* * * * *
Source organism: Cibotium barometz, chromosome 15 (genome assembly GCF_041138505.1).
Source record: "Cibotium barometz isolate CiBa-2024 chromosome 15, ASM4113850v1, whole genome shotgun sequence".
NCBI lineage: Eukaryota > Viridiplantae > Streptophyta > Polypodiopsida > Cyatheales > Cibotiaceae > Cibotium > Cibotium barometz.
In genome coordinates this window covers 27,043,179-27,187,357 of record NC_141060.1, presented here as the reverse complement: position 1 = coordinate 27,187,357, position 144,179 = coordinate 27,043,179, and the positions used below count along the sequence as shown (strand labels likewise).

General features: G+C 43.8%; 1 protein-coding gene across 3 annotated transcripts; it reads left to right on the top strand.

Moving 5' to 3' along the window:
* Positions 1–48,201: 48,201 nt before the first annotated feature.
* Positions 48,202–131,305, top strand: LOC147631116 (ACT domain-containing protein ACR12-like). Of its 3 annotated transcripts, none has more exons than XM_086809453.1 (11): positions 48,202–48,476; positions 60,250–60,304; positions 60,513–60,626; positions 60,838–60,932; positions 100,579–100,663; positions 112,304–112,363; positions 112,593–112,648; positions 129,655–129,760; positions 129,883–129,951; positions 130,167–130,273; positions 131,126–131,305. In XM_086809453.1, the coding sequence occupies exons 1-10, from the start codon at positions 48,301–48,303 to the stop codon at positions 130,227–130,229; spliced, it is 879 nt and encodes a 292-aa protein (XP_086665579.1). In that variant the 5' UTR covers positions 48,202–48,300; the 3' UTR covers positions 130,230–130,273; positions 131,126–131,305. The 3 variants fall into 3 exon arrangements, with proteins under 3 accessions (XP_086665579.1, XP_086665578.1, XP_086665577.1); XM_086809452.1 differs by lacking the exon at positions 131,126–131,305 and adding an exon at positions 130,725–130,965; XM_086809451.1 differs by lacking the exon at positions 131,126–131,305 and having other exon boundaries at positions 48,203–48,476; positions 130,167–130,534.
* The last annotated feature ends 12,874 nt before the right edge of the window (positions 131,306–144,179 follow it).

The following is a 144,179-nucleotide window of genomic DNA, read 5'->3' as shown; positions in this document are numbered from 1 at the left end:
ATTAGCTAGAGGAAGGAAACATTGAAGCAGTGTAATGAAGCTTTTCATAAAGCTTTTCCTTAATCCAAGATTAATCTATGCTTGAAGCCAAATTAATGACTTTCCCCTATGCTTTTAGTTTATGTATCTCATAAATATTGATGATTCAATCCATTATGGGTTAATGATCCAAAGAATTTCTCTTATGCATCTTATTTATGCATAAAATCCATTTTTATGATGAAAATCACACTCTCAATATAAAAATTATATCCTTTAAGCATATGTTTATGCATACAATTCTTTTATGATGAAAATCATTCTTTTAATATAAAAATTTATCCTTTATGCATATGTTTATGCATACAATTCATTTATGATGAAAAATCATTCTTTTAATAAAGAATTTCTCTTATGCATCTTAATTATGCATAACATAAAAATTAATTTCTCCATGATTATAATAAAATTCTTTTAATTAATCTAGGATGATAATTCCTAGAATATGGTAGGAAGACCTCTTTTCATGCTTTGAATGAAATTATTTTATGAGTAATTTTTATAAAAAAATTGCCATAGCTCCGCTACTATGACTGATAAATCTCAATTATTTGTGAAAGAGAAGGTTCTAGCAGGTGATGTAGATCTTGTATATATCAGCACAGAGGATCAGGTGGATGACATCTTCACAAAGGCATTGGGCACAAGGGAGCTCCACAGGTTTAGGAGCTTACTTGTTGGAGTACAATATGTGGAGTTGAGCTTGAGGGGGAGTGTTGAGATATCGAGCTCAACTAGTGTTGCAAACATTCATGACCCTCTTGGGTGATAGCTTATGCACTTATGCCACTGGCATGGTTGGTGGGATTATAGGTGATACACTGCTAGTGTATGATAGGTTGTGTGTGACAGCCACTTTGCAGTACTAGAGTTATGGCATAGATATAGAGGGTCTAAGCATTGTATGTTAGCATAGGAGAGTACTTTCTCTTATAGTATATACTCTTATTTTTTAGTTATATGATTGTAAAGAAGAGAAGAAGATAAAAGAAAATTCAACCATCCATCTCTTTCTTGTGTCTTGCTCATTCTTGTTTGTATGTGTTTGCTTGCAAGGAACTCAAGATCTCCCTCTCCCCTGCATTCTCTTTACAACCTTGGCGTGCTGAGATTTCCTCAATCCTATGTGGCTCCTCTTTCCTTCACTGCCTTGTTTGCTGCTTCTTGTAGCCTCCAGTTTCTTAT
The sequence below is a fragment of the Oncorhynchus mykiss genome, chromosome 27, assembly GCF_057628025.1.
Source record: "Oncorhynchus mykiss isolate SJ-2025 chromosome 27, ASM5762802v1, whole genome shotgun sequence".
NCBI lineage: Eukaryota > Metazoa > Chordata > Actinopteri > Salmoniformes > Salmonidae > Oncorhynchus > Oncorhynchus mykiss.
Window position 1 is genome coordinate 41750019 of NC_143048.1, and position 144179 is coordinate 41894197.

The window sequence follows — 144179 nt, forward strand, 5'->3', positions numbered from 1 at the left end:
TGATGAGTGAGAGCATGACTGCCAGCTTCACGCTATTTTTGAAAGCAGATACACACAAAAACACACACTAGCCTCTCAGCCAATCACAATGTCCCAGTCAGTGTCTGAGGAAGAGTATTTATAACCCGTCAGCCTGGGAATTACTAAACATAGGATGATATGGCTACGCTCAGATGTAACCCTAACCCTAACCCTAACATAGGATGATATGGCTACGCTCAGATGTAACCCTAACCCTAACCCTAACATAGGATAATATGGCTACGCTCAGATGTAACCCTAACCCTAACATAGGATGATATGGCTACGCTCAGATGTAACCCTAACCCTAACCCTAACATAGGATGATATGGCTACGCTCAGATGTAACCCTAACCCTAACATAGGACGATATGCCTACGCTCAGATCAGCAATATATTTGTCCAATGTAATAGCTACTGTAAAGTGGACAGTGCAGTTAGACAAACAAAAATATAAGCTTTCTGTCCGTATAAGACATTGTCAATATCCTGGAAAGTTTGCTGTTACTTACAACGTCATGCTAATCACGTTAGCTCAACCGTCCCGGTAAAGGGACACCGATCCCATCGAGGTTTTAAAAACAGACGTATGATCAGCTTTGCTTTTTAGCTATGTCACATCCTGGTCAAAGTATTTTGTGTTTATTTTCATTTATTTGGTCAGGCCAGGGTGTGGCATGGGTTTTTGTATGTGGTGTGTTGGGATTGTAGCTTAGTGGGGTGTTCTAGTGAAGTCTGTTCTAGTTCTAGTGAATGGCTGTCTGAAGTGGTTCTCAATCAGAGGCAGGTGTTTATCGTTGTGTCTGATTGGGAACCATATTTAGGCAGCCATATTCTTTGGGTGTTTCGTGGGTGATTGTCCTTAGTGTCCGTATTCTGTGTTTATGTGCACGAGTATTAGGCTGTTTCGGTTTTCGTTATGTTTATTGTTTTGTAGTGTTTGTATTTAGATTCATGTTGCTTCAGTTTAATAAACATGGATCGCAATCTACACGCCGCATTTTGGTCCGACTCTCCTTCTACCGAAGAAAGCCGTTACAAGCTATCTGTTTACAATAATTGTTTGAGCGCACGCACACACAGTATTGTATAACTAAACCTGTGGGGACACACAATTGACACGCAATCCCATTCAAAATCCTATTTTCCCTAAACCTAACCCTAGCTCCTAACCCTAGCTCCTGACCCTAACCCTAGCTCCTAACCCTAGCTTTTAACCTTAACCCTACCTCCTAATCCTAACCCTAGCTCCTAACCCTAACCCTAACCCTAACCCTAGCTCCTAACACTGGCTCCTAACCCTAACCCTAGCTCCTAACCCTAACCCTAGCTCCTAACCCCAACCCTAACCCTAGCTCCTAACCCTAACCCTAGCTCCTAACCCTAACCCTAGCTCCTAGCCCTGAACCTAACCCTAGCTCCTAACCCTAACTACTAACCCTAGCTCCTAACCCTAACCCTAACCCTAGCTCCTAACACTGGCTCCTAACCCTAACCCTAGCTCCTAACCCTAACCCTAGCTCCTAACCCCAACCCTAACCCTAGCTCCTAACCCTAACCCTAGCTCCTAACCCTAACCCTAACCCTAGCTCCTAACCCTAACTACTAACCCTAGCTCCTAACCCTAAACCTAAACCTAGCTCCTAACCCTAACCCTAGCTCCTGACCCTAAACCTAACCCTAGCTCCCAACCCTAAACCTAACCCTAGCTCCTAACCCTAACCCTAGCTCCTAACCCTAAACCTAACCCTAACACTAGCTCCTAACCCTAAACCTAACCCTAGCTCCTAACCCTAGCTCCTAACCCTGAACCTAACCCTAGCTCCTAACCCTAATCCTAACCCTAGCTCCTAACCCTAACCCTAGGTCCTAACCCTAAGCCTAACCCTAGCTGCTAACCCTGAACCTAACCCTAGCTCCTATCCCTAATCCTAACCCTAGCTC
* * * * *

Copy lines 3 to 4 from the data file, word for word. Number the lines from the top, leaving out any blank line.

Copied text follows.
NCBI lineage: Eukaryota > Viridiplantae > Streptophyta > Polypodiopsida > Cyatheales > Cibotiaceae > Cibotium > Cibotium barometz.
In genome coordinates this window covers 27,043,179-27,187,357 of record NC_141060.1, presented here as the reverse complement: position 1 = coordinate 27,187,357, position 144,179 = coordinate 27,043,179, and the positions used below count along the sequence as shown (strand labels likewise).